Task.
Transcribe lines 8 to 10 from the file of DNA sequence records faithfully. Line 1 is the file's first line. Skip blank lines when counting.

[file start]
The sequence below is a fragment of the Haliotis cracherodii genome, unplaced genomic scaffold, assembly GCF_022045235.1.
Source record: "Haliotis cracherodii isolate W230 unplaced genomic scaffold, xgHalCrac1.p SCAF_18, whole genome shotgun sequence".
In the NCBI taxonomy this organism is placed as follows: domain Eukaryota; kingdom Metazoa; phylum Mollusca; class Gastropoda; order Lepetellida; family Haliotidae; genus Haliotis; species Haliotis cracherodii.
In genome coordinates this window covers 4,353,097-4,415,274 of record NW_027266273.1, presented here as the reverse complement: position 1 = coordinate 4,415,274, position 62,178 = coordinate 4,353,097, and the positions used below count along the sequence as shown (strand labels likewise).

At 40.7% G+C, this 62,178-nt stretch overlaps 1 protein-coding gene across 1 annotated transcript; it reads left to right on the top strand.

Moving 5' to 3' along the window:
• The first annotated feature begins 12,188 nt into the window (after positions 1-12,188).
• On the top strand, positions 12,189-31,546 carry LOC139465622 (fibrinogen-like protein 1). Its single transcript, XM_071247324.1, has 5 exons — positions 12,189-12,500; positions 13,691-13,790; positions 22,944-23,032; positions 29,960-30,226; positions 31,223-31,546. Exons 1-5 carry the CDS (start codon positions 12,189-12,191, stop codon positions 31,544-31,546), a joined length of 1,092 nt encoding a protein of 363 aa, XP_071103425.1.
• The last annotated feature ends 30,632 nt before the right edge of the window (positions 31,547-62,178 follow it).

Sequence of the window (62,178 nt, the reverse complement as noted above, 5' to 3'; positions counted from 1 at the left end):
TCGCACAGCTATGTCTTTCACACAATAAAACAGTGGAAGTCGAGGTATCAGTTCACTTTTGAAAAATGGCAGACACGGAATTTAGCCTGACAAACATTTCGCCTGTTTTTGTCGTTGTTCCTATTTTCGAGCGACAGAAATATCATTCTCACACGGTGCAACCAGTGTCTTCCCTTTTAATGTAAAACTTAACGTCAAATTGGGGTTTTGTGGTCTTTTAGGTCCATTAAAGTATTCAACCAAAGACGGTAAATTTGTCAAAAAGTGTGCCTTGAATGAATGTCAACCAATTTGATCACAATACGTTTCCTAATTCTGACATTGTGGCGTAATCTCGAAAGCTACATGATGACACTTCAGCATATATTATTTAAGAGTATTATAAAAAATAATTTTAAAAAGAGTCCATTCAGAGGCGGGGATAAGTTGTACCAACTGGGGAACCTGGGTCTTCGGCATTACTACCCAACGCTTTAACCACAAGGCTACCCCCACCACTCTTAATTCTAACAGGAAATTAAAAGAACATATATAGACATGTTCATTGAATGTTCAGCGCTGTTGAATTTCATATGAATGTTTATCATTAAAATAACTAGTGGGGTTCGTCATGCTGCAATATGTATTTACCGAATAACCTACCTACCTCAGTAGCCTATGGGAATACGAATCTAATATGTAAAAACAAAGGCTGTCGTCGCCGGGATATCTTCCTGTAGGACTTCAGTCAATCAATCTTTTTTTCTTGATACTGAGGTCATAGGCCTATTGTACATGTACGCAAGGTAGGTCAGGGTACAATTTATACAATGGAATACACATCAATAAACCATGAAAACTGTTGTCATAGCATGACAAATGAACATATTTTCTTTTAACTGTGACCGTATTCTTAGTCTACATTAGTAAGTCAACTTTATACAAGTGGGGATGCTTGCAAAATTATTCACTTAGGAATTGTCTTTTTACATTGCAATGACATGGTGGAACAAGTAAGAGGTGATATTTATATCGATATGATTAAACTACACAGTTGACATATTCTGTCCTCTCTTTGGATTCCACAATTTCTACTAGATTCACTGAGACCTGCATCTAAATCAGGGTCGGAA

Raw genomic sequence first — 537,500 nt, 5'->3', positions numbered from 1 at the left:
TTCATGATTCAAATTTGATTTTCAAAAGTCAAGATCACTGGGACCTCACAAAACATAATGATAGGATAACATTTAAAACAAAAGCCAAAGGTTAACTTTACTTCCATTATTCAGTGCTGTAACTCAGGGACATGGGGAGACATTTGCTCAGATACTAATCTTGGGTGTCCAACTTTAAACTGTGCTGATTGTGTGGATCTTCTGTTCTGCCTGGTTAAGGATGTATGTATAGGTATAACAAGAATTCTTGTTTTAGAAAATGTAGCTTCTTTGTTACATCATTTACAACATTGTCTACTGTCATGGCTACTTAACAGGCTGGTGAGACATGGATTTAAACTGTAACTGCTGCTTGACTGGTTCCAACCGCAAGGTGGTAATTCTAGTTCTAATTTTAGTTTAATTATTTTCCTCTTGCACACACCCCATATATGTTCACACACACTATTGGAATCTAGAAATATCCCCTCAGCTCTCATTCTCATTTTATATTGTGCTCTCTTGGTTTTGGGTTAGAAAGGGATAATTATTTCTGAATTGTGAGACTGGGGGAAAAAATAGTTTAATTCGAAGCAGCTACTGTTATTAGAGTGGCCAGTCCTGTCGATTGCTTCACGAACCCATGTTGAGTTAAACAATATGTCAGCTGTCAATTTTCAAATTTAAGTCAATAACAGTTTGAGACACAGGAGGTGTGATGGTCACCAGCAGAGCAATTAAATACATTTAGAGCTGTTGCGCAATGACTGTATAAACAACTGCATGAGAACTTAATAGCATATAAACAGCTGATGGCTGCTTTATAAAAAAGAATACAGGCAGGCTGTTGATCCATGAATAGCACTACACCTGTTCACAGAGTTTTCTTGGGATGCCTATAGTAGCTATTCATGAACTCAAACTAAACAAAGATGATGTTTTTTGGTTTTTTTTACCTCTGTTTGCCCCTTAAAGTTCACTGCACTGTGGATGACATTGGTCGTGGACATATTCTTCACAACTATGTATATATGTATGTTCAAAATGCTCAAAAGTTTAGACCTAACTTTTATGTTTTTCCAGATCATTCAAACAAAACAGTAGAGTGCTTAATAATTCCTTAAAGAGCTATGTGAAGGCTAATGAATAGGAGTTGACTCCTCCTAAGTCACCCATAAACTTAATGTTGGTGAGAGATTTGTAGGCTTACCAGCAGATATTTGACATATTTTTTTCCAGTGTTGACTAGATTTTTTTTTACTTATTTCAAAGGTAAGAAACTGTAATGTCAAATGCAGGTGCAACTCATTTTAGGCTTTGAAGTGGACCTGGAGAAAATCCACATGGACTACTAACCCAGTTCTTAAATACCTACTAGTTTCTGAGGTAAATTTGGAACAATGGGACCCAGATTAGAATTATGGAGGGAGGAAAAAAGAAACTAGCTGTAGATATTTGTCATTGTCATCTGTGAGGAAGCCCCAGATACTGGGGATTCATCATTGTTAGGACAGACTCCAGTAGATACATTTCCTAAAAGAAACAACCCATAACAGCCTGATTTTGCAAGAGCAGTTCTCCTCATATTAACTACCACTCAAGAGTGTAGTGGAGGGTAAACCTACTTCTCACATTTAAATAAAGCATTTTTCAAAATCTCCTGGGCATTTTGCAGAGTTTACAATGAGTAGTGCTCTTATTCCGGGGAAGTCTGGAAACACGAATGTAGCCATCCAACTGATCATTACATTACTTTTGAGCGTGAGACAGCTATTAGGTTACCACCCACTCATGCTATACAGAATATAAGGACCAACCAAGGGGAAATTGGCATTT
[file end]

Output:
• On the top strand, positions 12,189-31,546 carry LOC139465622 (fibrinogen-like protein 1). Its single transcript, XM_071247324.1, has 5 exons — positions 12,189-12,500; positions 13,691-13,790; positions 22,944-23,032; positions 29,960-30,226; positions 31,223-31,546. Exons 1-5 carry the CDS (start codon positions 12,189-12,191, stop codon positions 31,544-31,546), a joined length of 1,092 nt encoding a protein of 363 aa, XP_071103425.1.
• The last annotated feature ends 30,632 nt before the right edge of the window (positions 31,547-62,178 follow it).

Sequence of the window (62,178 nt, the reverse complement as noted above, 5' to 3'; positions counted from 1 at the left end):